The most obvious application is scouting, with coaching staff able to give their defences clear guidance regarding opposition tendencies and style. The other key is the speed at which this information can be gathered, especially in a league that jams 82 games into a relatively short window.
The uses do go further though, with player development as another potential application. Those on the floor can easily find out what their individual weaknesses are and what parts of their game need work to become a more well-rounded player.
One other application that could get overlooked is how front offices could potentially use technology such as this.
In the NBA any advantage is huge because of the widespread talent across the league. So a greater insight into player tendencies and style can give you space to recruit for better cohesion and on-court chemistry.
“Now you can see ‘Okay if I put these players together and we play in this way, these deeper levels of analytics are going to allow me to put together a more cohesive unit around our coaches’ offensive and defensive play styles’,” explained Ben Turner.
With such leaps and bounds being made off the court when it comes to technology and data, it’s not out of this world to think that there may be some form of noticeable difference on the floor itself.
It may not be blindingly obvious, but Ben Turner believes it will have a positive impact on the sport we love so much.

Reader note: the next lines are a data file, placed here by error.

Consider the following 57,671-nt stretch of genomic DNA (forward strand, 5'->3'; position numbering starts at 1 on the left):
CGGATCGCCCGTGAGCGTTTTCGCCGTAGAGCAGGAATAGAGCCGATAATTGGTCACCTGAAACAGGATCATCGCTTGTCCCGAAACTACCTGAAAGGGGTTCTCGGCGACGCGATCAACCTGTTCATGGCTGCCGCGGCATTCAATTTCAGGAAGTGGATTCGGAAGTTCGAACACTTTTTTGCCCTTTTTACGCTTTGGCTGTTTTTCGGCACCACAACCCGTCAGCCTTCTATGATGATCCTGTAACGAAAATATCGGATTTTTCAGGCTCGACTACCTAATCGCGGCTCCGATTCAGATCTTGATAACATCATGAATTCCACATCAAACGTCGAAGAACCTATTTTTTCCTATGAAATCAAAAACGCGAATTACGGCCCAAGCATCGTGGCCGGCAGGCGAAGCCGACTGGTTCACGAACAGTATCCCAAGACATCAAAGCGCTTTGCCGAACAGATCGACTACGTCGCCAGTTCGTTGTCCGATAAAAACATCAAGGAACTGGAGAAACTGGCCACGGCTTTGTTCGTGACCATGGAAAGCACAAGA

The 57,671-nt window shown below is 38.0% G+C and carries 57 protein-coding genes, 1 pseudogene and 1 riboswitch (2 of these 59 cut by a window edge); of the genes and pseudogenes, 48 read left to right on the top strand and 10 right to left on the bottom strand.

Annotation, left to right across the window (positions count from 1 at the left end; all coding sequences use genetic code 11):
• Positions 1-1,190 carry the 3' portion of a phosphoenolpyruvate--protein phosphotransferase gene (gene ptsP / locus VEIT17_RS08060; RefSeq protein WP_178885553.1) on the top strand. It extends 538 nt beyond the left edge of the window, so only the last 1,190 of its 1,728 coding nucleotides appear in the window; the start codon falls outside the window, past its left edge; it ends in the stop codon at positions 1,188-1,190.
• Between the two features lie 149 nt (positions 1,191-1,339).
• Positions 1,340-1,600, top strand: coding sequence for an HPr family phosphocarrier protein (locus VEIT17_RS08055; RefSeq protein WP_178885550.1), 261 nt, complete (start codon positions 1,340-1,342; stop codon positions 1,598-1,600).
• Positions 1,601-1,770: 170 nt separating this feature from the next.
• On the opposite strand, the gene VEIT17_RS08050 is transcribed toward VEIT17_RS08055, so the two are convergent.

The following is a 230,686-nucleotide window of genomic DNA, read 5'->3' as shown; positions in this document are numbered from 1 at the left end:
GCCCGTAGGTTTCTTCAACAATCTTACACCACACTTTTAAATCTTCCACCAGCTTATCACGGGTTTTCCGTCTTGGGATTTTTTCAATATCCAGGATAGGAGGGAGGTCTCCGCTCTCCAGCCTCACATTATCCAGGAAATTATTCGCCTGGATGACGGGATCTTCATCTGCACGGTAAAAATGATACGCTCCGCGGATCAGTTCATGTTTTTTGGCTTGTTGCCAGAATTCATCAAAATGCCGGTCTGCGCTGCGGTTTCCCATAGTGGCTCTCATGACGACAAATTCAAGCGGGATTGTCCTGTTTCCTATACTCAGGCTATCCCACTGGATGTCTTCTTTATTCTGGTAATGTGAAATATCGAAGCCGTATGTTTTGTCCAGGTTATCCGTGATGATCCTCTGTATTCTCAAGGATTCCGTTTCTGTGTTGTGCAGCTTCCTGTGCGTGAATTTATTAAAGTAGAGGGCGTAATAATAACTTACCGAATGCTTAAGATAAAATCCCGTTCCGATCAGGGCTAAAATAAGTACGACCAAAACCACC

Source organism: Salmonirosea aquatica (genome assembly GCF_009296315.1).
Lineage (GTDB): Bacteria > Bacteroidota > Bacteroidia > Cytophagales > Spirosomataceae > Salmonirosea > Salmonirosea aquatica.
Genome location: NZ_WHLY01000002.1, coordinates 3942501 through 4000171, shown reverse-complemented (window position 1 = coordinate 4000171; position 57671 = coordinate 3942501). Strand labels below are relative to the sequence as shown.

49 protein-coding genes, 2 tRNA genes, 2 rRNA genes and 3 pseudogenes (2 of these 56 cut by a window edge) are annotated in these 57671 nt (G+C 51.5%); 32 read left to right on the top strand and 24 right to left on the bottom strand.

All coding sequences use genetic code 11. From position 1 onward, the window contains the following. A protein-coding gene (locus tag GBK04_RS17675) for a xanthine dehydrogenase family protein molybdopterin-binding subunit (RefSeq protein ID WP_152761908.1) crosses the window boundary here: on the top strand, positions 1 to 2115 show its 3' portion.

“In the actual background, the opportunities are endless,” Turner said.
“I do think that will change the game to a degree.
“Coaches, as they are, have an influence on the game and I think that you will see that influence of data and analytics take the game to a new level and optimise how the game is played.
“I think it will be positive for fans and positive for the game.”
Interestingly a major part of the current NBA discourse, which has been driven by veteran players or those recently retired, is that many of the new generation play for the glitz, glamour and lifestyle that comes with being in the league.
“Being in the league for so long, you realise how many [expletives] don’t love the game of basketball, who take it for granted, who feel so entitled, who just want everything that comes with it but don’t want to put the work in,” said Demar DeRozan on Podcast P with Paul George.
With technology like Sportradar’s becoming increasingly prevalent and well-used at the highest level, there is a chance that the students of the game gain a further advantage and could separate themselves from those who potentially aren’t as committed.
It’s no real shock that Chris Paul is one of the biggest users of Sportradar’s platform among players in the NBA.
Of course, the player regarded by many as the smartest and having the highest basketball IQ of the last 30 years would use every possible tool at his disposal to help dissect defences and get his teammates their most efficient shot.
The space where basketball and technology collide is fascinating and one that is only going to grow more influential as time goes on.
Companies like Sportradar are continuing to push the boundaries and in the end, it’s only going to mean great things for the game.